Let's take a look at another method in the CFC, loadResourceBundle. This is an extremely short method. All it does is take a file and an optional locale. It calls the getResourceBundle method we described earlier, and then stores it in the CFC's local variable scope. This allows us to create an instance of the CFC and have it parse the resource bundle once.
Finally, the method getResource allows us to grab one particular string from the structure. Why would you use this when you could getResourceBundle? This method will slightly modify the result when debugMode is detected. Instead of returning just the string, it will actually return the string wrapped in * characters. Visually, this makes it easy to see which parts of your page are localized and which are not. This method will also "swallow" any errors that involve missing resources, so if you try to retrieve a resource for the French locale that doesn't exist, you will get a blank string. (This may or may not be preferable. What's nice is that you can modify the CFC to handle it differently. You may want it to retrieve the en_US version if one doesn't exist for the fr_FR version. You could also have it optionally log a warning, or e-mail a localization team.)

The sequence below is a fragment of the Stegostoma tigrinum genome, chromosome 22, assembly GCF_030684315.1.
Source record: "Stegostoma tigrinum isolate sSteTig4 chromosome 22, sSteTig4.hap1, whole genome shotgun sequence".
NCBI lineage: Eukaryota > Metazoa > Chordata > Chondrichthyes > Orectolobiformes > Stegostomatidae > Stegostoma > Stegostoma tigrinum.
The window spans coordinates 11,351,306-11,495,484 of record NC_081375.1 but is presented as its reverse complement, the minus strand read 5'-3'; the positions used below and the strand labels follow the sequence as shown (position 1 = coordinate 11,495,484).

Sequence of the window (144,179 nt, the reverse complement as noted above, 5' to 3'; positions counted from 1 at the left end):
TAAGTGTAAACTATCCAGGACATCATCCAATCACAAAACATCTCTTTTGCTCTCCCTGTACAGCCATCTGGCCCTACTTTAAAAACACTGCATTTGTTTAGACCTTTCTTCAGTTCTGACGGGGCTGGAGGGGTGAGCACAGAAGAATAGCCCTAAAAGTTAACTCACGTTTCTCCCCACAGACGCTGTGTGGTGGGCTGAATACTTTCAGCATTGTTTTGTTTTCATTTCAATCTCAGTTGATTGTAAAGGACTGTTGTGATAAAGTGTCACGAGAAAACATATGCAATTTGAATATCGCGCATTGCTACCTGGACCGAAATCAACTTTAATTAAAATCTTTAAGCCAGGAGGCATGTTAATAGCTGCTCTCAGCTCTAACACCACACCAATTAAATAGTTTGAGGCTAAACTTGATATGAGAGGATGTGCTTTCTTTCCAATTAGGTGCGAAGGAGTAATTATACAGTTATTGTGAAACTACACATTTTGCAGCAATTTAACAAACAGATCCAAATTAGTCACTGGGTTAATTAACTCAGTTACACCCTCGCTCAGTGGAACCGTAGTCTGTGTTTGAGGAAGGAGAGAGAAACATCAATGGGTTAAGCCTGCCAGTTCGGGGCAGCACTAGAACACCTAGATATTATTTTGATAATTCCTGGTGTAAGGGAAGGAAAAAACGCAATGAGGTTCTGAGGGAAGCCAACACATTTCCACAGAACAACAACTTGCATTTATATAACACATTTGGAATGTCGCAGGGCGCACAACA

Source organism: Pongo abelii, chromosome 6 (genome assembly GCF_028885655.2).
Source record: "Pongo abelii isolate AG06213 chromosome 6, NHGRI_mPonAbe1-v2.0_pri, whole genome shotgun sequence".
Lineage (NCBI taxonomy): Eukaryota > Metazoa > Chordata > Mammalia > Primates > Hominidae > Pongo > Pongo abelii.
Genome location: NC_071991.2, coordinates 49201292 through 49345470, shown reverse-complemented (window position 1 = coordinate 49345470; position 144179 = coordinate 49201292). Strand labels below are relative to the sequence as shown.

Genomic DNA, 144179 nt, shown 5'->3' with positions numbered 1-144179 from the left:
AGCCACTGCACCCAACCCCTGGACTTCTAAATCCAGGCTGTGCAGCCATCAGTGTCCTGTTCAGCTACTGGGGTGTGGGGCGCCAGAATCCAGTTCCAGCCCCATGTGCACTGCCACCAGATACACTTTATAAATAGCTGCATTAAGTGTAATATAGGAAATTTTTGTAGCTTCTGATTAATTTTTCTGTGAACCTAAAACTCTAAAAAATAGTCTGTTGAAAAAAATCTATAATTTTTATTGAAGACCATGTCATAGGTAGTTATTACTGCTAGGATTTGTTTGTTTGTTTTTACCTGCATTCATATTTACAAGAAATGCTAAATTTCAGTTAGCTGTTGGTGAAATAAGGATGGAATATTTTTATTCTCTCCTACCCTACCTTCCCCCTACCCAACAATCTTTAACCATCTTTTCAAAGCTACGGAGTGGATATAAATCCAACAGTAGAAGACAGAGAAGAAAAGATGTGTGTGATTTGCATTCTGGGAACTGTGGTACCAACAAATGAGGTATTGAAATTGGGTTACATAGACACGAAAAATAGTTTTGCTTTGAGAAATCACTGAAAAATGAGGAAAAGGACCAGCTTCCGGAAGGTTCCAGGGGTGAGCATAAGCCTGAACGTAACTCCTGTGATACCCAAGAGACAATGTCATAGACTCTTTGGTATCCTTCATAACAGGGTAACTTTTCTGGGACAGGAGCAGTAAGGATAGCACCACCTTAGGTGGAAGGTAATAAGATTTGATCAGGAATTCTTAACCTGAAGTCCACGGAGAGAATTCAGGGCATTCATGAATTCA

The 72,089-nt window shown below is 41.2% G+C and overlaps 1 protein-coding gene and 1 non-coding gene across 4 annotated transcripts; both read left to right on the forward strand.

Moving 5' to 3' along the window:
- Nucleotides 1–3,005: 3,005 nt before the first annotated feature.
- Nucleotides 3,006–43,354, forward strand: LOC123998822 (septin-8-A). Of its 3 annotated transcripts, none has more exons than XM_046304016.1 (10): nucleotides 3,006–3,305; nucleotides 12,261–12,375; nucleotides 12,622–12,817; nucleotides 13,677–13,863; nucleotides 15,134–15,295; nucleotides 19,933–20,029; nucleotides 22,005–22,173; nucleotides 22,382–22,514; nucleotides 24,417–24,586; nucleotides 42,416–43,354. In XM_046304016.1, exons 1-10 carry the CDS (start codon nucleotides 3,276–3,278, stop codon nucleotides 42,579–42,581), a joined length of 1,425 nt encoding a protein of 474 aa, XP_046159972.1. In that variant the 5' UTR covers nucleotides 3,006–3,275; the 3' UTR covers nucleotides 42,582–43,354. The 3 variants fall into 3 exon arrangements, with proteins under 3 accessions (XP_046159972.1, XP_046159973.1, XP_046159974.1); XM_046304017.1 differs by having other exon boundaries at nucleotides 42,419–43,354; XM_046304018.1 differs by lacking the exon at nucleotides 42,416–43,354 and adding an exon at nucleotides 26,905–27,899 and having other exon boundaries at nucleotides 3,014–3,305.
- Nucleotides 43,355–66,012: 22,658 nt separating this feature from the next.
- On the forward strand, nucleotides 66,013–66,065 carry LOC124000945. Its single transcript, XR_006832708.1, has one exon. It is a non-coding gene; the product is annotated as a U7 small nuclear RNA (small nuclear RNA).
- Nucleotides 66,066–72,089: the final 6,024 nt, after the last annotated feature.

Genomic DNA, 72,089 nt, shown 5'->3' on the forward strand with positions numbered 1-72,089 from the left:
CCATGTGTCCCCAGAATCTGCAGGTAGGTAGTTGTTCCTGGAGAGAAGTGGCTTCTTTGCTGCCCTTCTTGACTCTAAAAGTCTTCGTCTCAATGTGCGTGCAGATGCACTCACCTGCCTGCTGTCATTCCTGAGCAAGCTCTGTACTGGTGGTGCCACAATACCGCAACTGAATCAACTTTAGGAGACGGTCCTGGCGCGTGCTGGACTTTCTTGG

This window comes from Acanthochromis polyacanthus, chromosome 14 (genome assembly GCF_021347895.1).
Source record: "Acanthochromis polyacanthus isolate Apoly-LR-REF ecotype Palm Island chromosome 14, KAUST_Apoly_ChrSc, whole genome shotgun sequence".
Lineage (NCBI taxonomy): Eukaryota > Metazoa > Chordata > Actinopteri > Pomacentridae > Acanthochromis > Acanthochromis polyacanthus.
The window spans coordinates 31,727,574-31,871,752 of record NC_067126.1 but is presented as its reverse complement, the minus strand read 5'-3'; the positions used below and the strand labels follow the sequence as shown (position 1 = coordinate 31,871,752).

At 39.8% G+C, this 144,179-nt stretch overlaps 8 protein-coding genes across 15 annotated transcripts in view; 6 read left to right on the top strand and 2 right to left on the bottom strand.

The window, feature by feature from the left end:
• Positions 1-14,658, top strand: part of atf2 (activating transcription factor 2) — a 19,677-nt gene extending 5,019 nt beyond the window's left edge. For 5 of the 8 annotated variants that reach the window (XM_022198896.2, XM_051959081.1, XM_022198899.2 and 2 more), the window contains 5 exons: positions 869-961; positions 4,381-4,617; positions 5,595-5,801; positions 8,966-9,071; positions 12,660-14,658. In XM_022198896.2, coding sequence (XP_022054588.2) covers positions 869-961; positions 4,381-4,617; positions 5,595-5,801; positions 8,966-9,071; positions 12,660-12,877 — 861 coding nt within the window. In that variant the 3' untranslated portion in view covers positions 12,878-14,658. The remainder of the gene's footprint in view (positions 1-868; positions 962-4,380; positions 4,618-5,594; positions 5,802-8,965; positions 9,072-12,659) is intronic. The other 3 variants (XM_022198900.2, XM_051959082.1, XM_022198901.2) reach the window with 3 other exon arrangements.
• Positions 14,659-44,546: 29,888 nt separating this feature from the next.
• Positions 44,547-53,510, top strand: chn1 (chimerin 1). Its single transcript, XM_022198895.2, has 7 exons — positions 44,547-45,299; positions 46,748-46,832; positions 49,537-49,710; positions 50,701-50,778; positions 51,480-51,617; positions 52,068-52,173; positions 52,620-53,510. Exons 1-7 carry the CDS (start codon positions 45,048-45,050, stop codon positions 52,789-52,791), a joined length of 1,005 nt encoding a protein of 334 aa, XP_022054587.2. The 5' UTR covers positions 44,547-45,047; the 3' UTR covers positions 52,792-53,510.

One more example before we end. In the code in Listing 2, we had a hard-coded locale. Normally you probably want your user to select a locale. You may think it's a good idea to store the resource bundle in the user's session scope. However, this means that every user in locale N will have a copy of the bundle, which isn't efficient. Listing 3 shows a modified version of Listing 2. This time we allow the user to select a locale. We store the user's preference, but keep the bundles stored in the application scope.
The author wishes to give special thanks to Paul Hastings, who he says is, without a doubt, the localization/internationalization master, and was a big help in writing this article. His blog can be found at http://cfg11n.blogspot.com. (Watch for a series by Paul in future issues of CFDJ.)